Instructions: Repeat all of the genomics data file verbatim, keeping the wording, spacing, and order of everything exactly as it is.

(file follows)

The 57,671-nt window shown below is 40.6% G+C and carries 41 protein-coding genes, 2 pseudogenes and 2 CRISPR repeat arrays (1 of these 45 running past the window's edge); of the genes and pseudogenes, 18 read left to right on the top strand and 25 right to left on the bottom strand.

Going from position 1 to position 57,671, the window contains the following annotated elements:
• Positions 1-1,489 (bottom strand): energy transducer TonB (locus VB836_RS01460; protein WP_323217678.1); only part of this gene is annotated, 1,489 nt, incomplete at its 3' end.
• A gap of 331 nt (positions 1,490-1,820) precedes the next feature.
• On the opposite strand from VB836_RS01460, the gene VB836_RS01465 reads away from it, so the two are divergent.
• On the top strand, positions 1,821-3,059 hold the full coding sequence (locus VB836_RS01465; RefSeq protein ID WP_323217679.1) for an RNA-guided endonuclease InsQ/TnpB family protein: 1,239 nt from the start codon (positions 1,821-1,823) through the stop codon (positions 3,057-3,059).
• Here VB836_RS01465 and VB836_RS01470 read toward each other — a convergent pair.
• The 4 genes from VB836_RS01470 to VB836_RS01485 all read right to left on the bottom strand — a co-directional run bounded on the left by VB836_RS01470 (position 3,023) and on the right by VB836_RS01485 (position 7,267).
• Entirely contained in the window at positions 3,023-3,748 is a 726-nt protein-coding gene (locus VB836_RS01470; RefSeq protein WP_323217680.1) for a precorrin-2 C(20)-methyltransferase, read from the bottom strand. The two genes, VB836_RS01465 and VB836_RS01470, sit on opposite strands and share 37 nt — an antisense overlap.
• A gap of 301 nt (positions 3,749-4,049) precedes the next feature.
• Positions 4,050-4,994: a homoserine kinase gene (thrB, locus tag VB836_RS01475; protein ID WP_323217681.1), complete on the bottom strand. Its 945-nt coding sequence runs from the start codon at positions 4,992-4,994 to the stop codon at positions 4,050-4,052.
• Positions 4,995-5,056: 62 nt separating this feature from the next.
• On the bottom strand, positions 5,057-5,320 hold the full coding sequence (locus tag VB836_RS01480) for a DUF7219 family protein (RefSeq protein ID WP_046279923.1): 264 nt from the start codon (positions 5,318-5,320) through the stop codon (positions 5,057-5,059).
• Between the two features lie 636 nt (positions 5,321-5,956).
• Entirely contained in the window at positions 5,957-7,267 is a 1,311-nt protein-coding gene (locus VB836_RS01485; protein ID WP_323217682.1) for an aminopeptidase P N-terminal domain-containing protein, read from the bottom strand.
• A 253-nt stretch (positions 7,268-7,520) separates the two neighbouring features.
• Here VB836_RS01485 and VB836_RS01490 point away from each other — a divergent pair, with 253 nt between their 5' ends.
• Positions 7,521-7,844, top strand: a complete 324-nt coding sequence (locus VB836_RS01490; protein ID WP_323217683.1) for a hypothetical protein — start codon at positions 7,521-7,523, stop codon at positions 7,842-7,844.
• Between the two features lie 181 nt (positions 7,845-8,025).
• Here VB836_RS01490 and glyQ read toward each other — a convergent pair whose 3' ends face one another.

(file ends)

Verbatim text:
The 57,671-nt window shown below is 40.6% G+C and carries 41 protein-coding genes, 2 pseudogenes and 2 CRISPR repeat arrays (1 of these 45 running past the window's edge); of the genes and pseudogenes, 18 read left to right on the top strand and 25 right to left on the bottom strand.

Going from position 1 to position 57,671, the window contains the following annotated elements:
• Positions 1-1,489 (bottom strand): energy transducer TonB (locus VB836_RS01460; protein WP_323217678.1); only part of this gene is annotated, 1,489 nt, incomplete at its 3' end.
• A gap of 331 nt (positions 1,490-1,820) precedes the next feature.
• On the opposite strand from VB836_RS01460, the gene VB836_RS01465 reads away from it, so the two are divergent.
• On the top strand, positions 1,821-3,059 hold the full coding sequence (locus VB836_RS01465; RefSeq protein ID WP_323217679.1) for an RNA-guided endonuclease InsQ/TnpB family protein: 1,239 nt from the start codon (positions 1,821-1,823) through the stop codon (positions 3,057-3,059).
• Here VB836_RS01465 and VB836_RS01470 read toward each other — a convergent pair.
• The 4 genes from VB836_RS01470 to VB836_RS01485 all read right to left on the bottom strand — a co-directional run bounded on the left by VB836_RS01470 (position 3,023) and on the right by VB836_RS01485 (position 7,267).
• Entirely contained in the window at positions 3,023-3,748 is a 726-nt protein-coding gene (locus VB836_RS01470; RefSeq protein WP_323217680.1) for a precorrin-2 C(20)-methyltransferase, read from the bottom strand. The two genes, VB836_RS01465 and VB836_RS01470, sit on opposite strands and share 37 nt — an antisense overlap.
• A gap of 301 nt (positions 3,749-4,049) precedes the next feature.
• Positions 4,050-4,994: a homoserine kinase gene (thrB, locus tag VB836_RS01475; protein ID WP_323217681.1), complete on the bottom strand. Its 945-nt coding sequence runs from the start codon at positions 4,992-4,994 to the stop codon at positions 4,050-4,052.
• Positions 4,995-5,056: 62 nt separating this feature from the next.
• On the bottom strand, positions 5,057-5,320 hold the full coding sequence (locus tag VB836_RS01480) for a DUF7219 family protein (RefSeq protein ID WP_046279923.1): 264 nt from the start codon (positions 5,318-5,320) through the stop codon (positions 5,057-5,059).
• Between the two features lie 636 nt (positions 5,321-5,956).
• Entirely contained in the window at positions 5,957-7,267 is a 1,311-nt protein-coding gene (locus VB836_RS01485; protein ID WP_323217682.1) for an aminopeptidase P N-terminal domain-containing protein, read from the bottom strand.
• A 253-nt stretch (positions 7,268-7,520) separates the two neighbouring features.
• Here VB836_RS01485 and VB836_RS01490 point away from each other — a divergent pair, with 253 nt between their 5' ends.
• Positions 7,521-7,844, top strand: a complete 324-nt coding sequence (locus VB836_RS01490; protein ID WP_323217683.1) for a hypothetical protein — start codon at positions 7,521-7,523, stop codon at positions 7,842-7,844.
• Between the two features lie 181 nt (positions 7,845-8,025).
• Here VB836_RS01490 and glyQ read toward each other — a convergent pair whose 3' ends face one another.